My most recent posts on this blog were a little somber. In the days since those posts, the country has lost at least two more firefighters that I know about. I make no apologies for taking a few moments to remember these – and all – firefighters who have made the ultimate sacrifice. Everyone should. Each year in this country, we still lose around a hundred firefighters in the line of duty as a result of cardiac arrests, traffic accidents, fire entrapments, job-related cancers, and a variety of other causes.
With more than a million active duty firefighters in the U.S., a hundred firefighter deaths doesn’t seem like a lot – mathematically, it’s a fraction of one percent. But firefighters most assuredly do not see the loss of their brothers and sisters as a cold, impersonal number; a single firefighter death is one too many.
Firefighting is inherently dangerous. When any call could potentially head south and become the last alarm, you might wonder just why people choose to become firefighters. The reasons are as different and complex as firefighters themselves.
Whether or not a paycheck is involved, being a firefighter is a way for people to serve their communities. They are, and they want to be, the people the rest of us call when there’s a fire, vehicle accident, or natural disaster.
For some, firefighting is almost a calling, perhaps one that was recognized in childhood and nurtured through adulthood. A number of firefighters are the sons, daughters, brothers, sisters, nieces, or nephews of firefighters. They've grown up around the fire service and can’t see the appeal of any other career.
Unquestionably, most firefighters thrive on the challenges and unpredictability of the job: One minute you’re mopping the floor and the next you’re racing down the street to a fully involved structure fire. And after that you could go back to the mop, or perform a complex extrication at a vehicle accident, or help an elderly person who’s fallen. It’s like a daily game of alarm roulette.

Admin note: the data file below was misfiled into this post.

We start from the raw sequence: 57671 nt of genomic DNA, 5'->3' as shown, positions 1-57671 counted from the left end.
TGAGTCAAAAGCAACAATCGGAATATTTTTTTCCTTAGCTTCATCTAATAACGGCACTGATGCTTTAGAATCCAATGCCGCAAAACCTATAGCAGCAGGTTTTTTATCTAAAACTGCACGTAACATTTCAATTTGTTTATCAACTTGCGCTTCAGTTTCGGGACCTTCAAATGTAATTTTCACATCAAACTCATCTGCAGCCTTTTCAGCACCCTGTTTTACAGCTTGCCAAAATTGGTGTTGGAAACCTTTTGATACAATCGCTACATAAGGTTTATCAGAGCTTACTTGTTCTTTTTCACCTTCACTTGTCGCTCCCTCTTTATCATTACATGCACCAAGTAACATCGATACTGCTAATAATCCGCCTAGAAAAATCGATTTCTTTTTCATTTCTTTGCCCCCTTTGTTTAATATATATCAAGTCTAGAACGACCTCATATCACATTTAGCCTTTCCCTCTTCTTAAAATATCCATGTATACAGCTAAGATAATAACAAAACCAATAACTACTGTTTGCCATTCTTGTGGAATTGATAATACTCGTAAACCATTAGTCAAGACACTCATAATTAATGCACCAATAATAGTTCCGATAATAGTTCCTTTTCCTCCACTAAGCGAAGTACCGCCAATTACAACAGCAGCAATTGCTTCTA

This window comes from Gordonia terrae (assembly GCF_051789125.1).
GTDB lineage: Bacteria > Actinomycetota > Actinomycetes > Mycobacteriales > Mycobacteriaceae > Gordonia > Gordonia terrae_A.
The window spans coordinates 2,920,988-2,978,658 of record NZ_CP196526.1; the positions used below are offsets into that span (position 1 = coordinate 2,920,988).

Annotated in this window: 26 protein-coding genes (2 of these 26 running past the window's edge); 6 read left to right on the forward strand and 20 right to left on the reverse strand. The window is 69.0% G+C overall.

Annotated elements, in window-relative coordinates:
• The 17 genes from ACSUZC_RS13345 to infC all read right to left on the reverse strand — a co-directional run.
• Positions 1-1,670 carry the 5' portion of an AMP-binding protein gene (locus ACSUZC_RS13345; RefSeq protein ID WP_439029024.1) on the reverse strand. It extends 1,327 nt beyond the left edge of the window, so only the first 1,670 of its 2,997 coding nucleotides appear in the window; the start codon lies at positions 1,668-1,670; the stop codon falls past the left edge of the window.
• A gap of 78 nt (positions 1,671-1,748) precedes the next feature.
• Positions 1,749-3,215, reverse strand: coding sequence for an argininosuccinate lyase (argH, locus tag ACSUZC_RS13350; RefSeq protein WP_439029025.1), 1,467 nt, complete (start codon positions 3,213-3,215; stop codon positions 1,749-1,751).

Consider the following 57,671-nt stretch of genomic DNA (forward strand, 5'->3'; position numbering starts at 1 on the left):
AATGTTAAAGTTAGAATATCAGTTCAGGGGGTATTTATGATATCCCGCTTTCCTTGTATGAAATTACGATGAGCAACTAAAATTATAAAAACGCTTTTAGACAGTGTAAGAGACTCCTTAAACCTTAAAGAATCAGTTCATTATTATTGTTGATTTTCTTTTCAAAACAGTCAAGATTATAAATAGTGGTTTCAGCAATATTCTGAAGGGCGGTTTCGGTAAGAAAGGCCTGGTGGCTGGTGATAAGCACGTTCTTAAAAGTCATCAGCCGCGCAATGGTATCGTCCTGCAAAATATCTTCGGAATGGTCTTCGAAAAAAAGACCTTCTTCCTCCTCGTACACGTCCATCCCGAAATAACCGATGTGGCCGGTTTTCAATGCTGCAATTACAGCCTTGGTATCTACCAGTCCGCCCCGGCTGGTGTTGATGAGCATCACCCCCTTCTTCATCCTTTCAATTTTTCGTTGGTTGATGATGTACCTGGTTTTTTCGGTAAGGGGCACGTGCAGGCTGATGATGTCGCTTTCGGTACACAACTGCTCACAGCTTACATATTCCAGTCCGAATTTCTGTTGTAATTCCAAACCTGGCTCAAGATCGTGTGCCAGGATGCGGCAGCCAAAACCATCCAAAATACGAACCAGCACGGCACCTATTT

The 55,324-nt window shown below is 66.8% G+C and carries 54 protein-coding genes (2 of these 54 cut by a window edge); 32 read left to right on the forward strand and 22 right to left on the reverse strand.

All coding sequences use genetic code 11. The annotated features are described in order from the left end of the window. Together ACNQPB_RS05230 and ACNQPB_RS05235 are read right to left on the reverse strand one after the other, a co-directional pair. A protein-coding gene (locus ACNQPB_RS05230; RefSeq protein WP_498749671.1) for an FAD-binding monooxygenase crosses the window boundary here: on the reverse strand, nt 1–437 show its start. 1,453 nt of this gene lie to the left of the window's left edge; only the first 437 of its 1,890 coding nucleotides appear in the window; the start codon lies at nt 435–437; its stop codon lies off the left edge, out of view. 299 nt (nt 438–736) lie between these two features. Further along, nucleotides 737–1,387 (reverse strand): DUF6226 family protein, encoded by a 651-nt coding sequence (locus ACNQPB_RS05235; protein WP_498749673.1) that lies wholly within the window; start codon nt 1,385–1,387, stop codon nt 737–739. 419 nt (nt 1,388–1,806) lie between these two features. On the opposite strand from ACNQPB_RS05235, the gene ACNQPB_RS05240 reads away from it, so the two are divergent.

Full-time and seasonal wildland firefighters are typically outdoorsy types who love being out in nature.
And a few firefighters – very few in my experience – are there solely because it’s a job, a means to paying the rent and putting food on the table that’s no different than being a mechanic or an accountant or a cab driver. They report for work, put in their time, and go home to count the days until retirement.
However, regardless of motivation, there is one commonality among most firefighters: a passion for the job. Engage firefighters in conversation about their work, and you’ll see their eyes light up and hear a different tone in their voices. Firefighters enjoy meeting other firefighters from different states and countries because of the camaraderie, the shared experience, and the opportunity to compare notes about departments, apparatus, and operations. The only person who truly understands a firefighter is another firefighter.
Writers, if you have a firefighter in your story, dig deep to find out why he or she chose this particular profession. The answer just may surprise you.